LINCOLN, Nebraska -- Following action by four Natural Resources Districts in the last week, a purchase contract has now been signed that officials hope will bring the group a step closer to launching a stream flow enhancement project expected to aid and protect the Republican and Platte Rivers, local schools and other political subdivisions that rely on property tax revenues, and both agricultural and municipal water users.
Kansas has sued Nebraska over Republican River Compact compliance and is seeking the permanent shutdown of roughly 300,000 irrigated acres in the basin that stretches from Haigler to Hardy, Neb. The project being pursued by the NRDs could help prevent a shutdown of that magnitude in the future. Such a shutdown would have staggering financial consequences, reducing property tax revenue from irrigated land by millions of dollars annually and potentially shifting more of the property tax burden to owners of residential, commercial and other non-irrigated property.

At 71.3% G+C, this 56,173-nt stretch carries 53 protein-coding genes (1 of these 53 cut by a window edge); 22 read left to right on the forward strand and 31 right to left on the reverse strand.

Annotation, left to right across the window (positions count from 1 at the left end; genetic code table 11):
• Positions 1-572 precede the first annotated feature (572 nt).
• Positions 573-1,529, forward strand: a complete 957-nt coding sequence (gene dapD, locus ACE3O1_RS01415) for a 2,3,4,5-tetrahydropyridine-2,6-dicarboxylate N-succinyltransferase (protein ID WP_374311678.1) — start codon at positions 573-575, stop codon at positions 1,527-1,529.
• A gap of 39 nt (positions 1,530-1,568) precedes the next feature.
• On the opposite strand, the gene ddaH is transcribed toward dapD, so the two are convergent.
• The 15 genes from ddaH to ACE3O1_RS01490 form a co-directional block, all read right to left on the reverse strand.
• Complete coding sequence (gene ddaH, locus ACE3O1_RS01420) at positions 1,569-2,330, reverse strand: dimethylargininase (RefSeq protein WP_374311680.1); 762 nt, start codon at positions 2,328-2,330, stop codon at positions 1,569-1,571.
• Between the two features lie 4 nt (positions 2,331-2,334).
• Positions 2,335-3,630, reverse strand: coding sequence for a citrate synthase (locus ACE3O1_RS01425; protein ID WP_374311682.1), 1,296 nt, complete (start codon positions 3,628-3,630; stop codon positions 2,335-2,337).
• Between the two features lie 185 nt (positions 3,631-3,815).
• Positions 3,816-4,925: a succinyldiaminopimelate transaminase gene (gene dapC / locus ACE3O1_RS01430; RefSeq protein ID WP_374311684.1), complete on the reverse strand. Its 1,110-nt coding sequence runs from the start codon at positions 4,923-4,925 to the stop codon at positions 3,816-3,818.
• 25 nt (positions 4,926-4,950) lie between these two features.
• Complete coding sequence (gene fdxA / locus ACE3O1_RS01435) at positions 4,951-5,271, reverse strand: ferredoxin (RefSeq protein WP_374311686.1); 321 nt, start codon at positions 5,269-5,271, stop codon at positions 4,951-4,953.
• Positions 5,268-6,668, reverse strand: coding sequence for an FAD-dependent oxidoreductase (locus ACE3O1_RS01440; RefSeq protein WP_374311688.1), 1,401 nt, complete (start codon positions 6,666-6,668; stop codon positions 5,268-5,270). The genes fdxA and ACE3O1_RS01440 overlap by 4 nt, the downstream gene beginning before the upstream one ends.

According to a release from the Nebraska Association of Resources Districts, the stream flow enhancement will protect the existing property tax base of irrigated land and be paid for by irrigators via the occupation tax on irrigated land, not by all property owners.
"When it comes to providing long-term financial stability to our schools throughout the Basin, and assuring our kids get the first-rate educations they deserve, this project is a wise choice," said Joe Anderjaska, President of the Hayes Center Public Schools Board of Education and a Middle Republican Natural Resources District board member. Anderjaska is also president of the Nebraska Association of Resources Districts.
Lacking a stream flow enhancement project such as the one NRDs in the Republican Basin expect to operate, compliance with the Republican River Compact would still be achieved, even in dry times, because of comprehensive water-management plans they have developed with the State of Nebraska. But doing so would require the use of severe regulations that could completely shutdown irrigation in some areas in dry years. In the Middle Republican NRD, for example, all irrigators could face drastic regulations in dry years. Should exceptionally severe regulations be imposed throughout the Middle Republican NRD, for example, lost revenue from decreased yields could be roughly $200 million or more in just one year.